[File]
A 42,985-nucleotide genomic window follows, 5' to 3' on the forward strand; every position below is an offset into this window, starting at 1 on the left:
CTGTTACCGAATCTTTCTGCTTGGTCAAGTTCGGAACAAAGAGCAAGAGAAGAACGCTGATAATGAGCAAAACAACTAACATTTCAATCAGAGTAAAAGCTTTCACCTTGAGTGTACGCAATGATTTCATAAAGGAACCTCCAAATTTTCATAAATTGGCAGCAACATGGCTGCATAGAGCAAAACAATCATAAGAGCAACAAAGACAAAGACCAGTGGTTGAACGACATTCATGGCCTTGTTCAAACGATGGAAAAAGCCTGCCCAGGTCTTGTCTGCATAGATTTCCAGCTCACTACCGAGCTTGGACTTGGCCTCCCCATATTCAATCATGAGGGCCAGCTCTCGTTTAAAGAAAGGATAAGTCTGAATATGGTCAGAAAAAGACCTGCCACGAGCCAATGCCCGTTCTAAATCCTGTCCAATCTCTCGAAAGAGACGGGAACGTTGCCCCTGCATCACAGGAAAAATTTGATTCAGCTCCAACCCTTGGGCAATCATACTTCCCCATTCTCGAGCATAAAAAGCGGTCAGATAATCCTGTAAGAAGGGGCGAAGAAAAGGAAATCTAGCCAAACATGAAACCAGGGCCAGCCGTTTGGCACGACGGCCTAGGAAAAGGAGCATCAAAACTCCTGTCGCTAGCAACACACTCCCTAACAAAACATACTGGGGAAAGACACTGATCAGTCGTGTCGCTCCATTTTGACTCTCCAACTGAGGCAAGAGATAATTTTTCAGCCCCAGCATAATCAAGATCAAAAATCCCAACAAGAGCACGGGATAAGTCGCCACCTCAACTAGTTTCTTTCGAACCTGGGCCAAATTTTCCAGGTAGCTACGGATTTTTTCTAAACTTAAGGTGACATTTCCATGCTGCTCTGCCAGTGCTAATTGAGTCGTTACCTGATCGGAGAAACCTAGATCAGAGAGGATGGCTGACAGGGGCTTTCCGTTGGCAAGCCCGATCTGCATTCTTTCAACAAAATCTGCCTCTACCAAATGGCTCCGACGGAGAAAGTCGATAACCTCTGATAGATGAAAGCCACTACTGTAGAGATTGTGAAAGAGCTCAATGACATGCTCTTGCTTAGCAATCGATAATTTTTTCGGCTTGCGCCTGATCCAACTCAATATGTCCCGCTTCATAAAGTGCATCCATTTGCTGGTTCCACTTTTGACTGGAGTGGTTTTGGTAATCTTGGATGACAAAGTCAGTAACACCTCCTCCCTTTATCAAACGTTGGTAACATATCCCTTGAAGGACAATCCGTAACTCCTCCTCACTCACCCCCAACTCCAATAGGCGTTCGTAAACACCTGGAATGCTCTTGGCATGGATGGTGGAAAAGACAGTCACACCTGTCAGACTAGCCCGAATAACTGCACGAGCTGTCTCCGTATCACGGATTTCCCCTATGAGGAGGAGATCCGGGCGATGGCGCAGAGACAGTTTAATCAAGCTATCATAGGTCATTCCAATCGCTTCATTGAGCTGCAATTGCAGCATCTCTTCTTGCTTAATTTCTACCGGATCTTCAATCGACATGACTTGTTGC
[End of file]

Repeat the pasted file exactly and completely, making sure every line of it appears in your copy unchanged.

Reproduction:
A 42,985-nucleotide genomic window follows, 5' to 3' on the forward strand; every position below is an offset into this window, starting at 1 on the left:
CTGTTACCGAATCTTTCTGCTTGGTCAAGTTCGGAACAAAGAGCAAGAGAAGAACGCTGATAATGAGCAAAACAACTAACATTTCAATCAGAGTAAAAGCTTTCACCTTGAGTGTACGCAATGATTTCATAAAGGAACCTCCAAATTTTCATAAATTGGCAGCAACATGGCTGCATAGAGCAAAACAATCATAAGAGCAACAAAGACAAAGACCAGTGGTTGAACGACATTCATGGCCTTGTTCAAACGATGGAAAAAGCCTGCCCAGGTCTTGTCTGCATAGATTTCCAGCTCACTACCGAGCTTGGACTTGGCCTCCCCATATTCAATCATGAGGGCCAGCTCTCGTTTAAAGAAAGGATAAGTCTGAATATGGTCAGAAAAAGACCTGCCACGAGCCAATGCCCGTTCTAAATCCTGTCCAATCTCTCGAAAGAGACGGGAACGTTGCCCCTGCATCACAGGAAAAATTTGATTCAGCTCCAACCCTTGGGCAATCATACTTCCCCATTCTCGAGCATAAAAAGCGGTCAGATAATCCTGTAAGAAGGGGCGAAGAAAAGGAAATCTAGCCAAACATGAAACCAGGGCCAGCCGTTTGGCACGACGGCCTAGGAAAAGGAGCATCAAAACTCCTGTCGCTAGCAACACACTCCCTAACAAAACATACTGGGGAAAGACACTGATCAGTCGTGTCGCTCCATTTTGACTCTCCAACTGAGGCAAGAGATAATTTTTCAGCCCCAGCATAATCAAGATCAAAAATCCCAACAAGAGCACGGGATAAGTCGCCACCTCAACTAGTTTCTTTCGAACCTGGGCCAAATTTTCCAGGTAGCTACGGATTTTTTCTAAACTTAAGGTGACATTTCCATGCTGCTCTGCCAGTGCTAATTGAGTCGTTACCTGATCGGAGAAACCTAGATCAGAGAGGATGGCTGACAGGGGCTTTCCGTTGGCAAGCCCGATCTGCATTCTTTCAACAAAATCTGCCTCTACCAAATGGCTCCGACGGAGAAAGTCGATAACCTCTGATAGATGAAAGCCACTACTGTAGAGATTGTGAAAGAGCTCAATGACATGCTCTTGCTTAGCAATCGATAATTTTTTCGGCTTGCGCCTGATCCAACTCAATATGTCCCGCTTCATAAAGTGCATCCATTTGCTGGTTCCACTTTTGACTGGAGTGGTTTTGGTAATCTTGGATGACAAAGTCAGTAACACCTCCTCCCTTTATCAAACGTTGGTAACATATCCCTTGAAGGACAATCCGTAACTCCTCCTCACTCACCCCCAACTCCAATAGGCGTTCGTAAACACCTGGAATGCTCTTGGCATGGATGGTGGAAAAGACAGTCACACCTGTCAGACTAGCCCGAATAACTGCACGAGCTGTCTCCGTATCACGGATTTCCCCTATGAGGAGGAGATCCGGGCGATGGCGCAGAGACAGTTTAATCAAGCTATCATAGGTCATTCCAATCGCTTCATTGAGCTGCAATTGCAGCATCTCTTCTTGCTTAATTTCTACCGGATCTTCAATCGACATGACTTGTTGC